A way of delivering health care to groups of people with chronic diseases, including diabetes. The current model for most health-care delivery emphasizes acute care, dealing with individual problems as they arise (such as when a person goes to the doctor for a cold or the flu). However, that approach to health care is not the best for treating diabetes.
Clinical trials have shown time and again that carefully controlling blood glucose levels and blood pressure can dramatically lower a person’s risk of developing diabetic complications, but most people with diabetes are not getting adequate help in doing this. Diabetes care in the United States is compromised by a number of things, including time constraints on health professionals, lack of coordination among care providers, and limited access to diabetes educators and physicians who specialize in diabetes.
Health-care providers and researchers at the University of Pittsburgh Medical Center (UPMC) in Pittsburgh, Pennsylvania, have designed a chronic care model for treating diabetes that stresses prevention. It emphasizes diabetes education, which was shifted from hospitals to primary-care physician offices to make it more easily available. The model gives primary-care physicians a variety of computerized data: They can view overall trends among their patients in HbA1c (glycosylated hemoglobin, a measure of blood glucose control), LDL (“bad”) cholesterol, and urine microalbumin (a measure of kidney function) levels over a given period of time, or they can view the trends of a single patient. They are also given information on diabetes-related outcomes in their practice compared to outcomes across the UPMC system. Finally, the model emphasizes following up-to-date management guidelines based on scientific evidence, for both doctors and diabetes educators.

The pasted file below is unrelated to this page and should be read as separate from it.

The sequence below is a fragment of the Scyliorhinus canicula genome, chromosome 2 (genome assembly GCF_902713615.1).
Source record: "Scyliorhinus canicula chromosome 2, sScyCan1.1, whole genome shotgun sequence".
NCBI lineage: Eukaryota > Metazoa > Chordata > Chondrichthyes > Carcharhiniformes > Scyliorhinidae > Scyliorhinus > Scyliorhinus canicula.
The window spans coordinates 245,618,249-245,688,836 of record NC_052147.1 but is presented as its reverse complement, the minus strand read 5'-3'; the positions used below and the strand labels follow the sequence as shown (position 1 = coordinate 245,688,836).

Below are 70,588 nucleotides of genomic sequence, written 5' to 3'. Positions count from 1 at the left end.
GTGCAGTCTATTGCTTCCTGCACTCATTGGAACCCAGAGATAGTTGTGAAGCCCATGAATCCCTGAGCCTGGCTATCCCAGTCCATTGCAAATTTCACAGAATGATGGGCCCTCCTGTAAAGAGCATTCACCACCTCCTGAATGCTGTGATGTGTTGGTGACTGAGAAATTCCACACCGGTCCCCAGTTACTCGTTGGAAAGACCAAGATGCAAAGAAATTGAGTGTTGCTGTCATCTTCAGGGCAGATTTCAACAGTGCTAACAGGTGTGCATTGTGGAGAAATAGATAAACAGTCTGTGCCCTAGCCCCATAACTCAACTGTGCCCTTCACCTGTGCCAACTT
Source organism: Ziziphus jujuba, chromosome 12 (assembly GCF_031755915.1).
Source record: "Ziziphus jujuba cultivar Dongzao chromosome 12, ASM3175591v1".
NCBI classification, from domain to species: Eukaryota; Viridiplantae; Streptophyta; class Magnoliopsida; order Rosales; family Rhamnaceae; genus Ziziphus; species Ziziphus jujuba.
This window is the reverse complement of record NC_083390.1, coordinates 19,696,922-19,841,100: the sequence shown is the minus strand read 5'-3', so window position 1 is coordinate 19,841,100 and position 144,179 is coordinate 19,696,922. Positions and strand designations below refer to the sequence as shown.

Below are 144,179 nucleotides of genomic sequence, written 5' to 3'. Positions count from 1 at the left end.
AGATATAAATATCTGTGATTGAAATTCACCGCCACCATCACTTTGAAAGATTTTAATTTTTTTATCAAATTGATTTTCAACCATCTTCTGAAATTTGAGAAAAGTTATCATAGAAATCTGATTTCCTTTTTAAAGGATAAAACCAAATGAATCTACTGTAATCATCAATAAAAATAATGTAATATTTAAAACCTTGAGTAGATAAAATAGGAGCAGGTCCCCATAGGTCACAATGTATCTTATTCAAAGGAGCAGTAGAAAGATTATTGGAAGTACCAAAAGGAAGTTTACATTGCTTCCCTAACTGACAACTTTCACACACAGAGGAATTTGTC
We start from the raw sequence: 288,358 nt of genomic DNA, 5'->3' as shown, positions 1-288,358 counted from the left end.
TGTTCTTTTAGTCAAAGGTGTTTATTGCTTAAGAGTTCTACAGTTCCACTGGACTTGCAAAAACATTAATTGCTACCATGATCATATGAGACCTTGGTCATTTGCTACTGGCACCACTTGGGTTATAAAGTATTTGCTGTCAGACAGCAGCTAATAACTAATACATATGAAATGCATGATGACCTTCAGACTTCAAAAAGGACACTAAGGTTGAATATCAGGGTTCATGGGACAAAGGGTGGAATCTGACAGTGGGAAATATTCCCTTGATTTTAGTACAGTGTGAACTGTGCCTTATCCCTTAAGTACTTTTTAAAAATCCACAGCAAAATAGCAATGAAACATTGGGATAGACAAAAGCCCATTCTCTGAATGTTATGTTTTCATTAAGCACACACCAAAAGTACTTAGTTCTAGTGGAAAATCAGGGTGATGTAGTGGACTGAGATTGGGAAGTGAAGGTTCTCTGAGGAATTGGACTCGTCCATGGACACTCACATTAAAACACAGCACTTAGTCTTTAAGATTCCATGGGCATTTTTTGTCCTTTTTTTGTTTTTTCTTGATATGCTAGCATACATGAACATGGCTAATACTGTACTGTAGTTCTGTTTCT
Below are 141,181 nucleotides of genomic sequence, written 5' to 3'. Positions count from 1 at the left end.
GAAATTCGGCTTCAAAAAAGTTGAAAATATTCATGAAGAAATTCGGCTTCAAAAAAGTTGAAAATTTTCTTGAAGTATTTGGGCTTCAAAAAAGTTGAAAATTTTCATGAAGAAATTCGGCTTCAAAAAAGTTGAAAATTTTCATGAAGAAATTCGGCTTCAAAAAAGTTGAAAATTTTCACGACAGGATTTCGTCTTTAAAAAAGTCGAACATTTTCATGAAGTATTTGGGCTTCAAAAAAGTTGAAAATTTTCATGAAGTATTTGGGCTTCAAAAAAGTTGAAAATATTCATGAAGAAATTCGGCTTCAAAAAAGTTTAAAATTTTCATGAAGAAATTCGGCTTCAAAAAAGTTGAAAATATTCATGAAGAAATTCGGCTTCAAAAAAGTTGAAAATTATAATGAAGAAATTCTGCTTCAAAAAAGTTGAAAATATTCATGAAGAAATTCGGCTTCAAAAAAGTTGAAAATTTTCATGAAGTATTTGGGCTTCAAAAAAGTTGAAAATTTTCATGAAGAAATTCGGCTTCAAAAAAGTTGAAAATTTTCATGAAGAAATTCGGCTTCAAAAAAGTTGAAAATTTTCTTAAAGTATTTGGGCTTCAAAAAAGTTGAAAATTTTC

In a study reported in the journal Diabetes Care in 2006, researchers at UPMC compared the effects of their chronic care model with those of two other models of health-care delivery, “provider education only” and “usual care,” when each was applied to underserved people with diabetes. There was a marked decline in HbA1c levels (signifying improved blood glucose control) in the group of people assigned to the chronic care model, but not in the other two groups. Those in the chronic-care-model group had lower LDL cholesterol levels and higher rates of blood glucose self-monitoring than the other groups. Furthermore, within the chronic-care-model group, improvements were seen in HDL (“good”) cholesterol levels, diabetes knowledge, and “empowerment scores” (how much control people felt they had over their health).